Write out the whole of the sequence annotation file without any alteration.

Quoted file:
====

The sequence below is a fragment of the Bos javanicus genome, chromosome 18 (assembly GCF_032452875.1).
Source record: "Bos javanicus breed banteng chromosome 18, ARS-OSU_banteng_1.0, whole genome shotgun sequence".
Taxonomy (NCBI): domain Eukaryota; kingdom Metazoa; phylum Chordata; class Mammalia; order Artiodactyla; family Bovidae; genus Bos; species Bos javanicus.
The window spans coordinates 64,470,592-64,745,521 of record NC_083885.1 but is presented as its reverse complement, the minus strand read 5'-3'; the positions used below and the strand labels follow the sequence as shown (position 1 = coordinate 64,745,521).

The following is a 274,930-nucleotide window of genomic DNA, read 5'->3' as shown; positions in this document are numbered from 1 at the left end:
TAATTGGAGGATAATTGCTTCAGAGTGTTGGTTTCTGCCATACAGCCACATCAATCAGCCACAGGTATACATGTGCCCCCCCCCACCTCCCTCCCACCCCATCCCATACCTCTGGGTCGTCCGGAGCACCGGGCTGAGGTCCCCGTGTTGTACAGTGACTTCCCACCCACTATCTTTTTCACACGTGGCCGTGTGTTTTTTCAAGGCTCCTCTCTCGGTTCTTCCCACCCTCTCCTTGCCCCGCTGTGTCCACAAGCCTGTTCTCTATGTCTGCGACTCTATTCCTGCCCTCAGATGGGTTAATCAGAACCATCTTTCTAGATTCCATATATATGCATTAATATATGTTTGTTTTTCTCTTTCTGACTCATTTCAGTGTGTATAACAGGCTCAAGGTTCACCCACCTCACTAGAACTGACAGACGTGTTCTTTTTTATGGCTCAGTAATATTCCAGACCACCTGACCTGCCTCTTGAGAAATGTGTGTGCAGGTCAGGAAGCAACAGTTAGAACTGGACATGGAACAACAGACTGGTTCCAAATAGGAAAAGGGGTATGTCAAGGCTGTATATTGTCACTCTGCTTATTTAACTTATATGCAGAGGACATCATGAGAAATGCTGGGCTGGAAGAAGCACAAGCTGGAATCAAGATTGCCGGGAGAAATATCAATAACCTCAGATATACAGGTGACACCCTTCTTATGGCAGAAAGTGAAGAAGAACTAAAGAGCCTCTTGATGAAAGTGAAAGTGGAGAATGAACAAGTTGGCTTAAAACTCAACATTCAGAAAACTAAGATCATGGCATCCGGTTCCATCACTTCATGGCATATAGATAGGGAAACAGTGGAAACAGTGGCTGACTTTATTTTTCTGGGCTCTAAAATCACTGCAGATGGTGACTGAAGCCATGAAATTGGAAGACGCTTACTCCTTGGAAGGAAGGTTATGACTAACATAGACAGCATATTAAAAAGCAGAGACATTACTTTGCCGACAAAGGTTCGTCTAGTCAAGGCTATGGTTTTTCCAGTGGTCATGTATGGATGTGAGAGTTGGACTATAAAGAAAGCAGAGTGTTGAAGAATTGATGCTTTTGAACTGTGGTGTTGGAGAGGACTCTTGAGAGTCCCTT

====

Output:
The sequence below is a fragment of the Bos javanicus genome, chromosome 18 (assembly GCF_032452875.1).
Source record: "Bos javanicus breed banteng chromosome 18, ARS-OSU_banteng_1.0, whole genome shotgun sequence".
Taxonomy (NCBI): domain Eukaryota; kingdom Metazoa; phylum Chordata; class Mammalia; order Artiodactyla; family Bovidae; genus Bos; species Bos javanicus.
The window spans coordinates 64,470,592-64,745,521 of record NC_083885.1 but is presented as its reverse complement, the minus strand read 5'-3'; the positions used below and the strand labels follow the sequence as shown (position 1 = coordinate 64,745,521).

The following is a 274,930-nucleotide window of genomic DNA, read 5'->3' as shown; positions in this document are numbered from 1 at the left end:
TAATTGGAGGATAATTGCTTCAGAGTGTTGGTTTCTGCCATACAGCCACATCAATCAGCCACAGGTATACATGTGCCCCCCCCCACCTCCCTCCCACCCCATCCCATACCTCTGGGTCGTCCGGAGCACCGGGCTGAGGTCCCCGTGTTGTACAGTGACTTCCCACCCACTATCTTTTTCACACGTGGCCGTGTGTTTTTTCAAGGCTCCTCTCTCGGTTCTTCCCACCCTCTCCTTGCCCCGCTGTGTCCACAAGCCTGTTCTCTATGTCTGCGACTCTATTCCTGCCCTCAGATGGGTTAATCAGAACCATCTTTCTAGATTCCATATATATGCATTAATATATGTTTGTTTTTCTCTTTCTGACTCATTTCAGTGTGTATAACAGGCTCAAGGTTCACCCACCTCACTAGAACTGACAGACGTGTTCTTTTTTATGGCTCAGTAATATTCCAGACCACCTGACCTGCCTCTTGAGAAATGTGTGTGCAGGTCAGGAAGCAACAGTTAGAACTGGACATGGAACAACAGACTGGTTCCAAATAGGAAAAGGGGTATGTCAAGGCTGTATATTGTCACTCTGCTTATTTAACTTATATGCAGAGGACATCATGAGAAATGCTGGGCTGGAAGAAGCACAAGCTGGAATCAAGATTGCCGGGAGAAATATCAATAACCTCAGATATACAGGTGACACCCTTCTTATGGCAGAAAGTGAAGAAGAACTAAAGAGCCTCTTGATGAAAGTGAAAGTGGAGAATGAACAAGTTGGCTTAAAACTCAACATTCAGAAAACTAAGATCATGGCATCCGGTTCCATCACTTCATGGCATATAGATAGGGAAACAGTGGAAACAGTGGCTGACTTTATTTTTCTGGGCTCTAAAATCACTGCAGATGGTGACTGAAGCCATGAAATTGGAAGACGCTTACTCCTTGGAAGGAAGGTTATGACTAACATAGACAGCATATTAAAAAGCAGAGACATTACTTTGCCGACAAAGGTTCGTCTAGTCAAGGCTATGGTTTTTCCAGTGGTCATGTATGGATGTGAGAGTTGGACTATAAAGAAAGCAGAGTGTTGAAGAATTGATGCTTTTGAACTGTGGTGTTGGAGAGGACTCTTGAGAGTCCCTT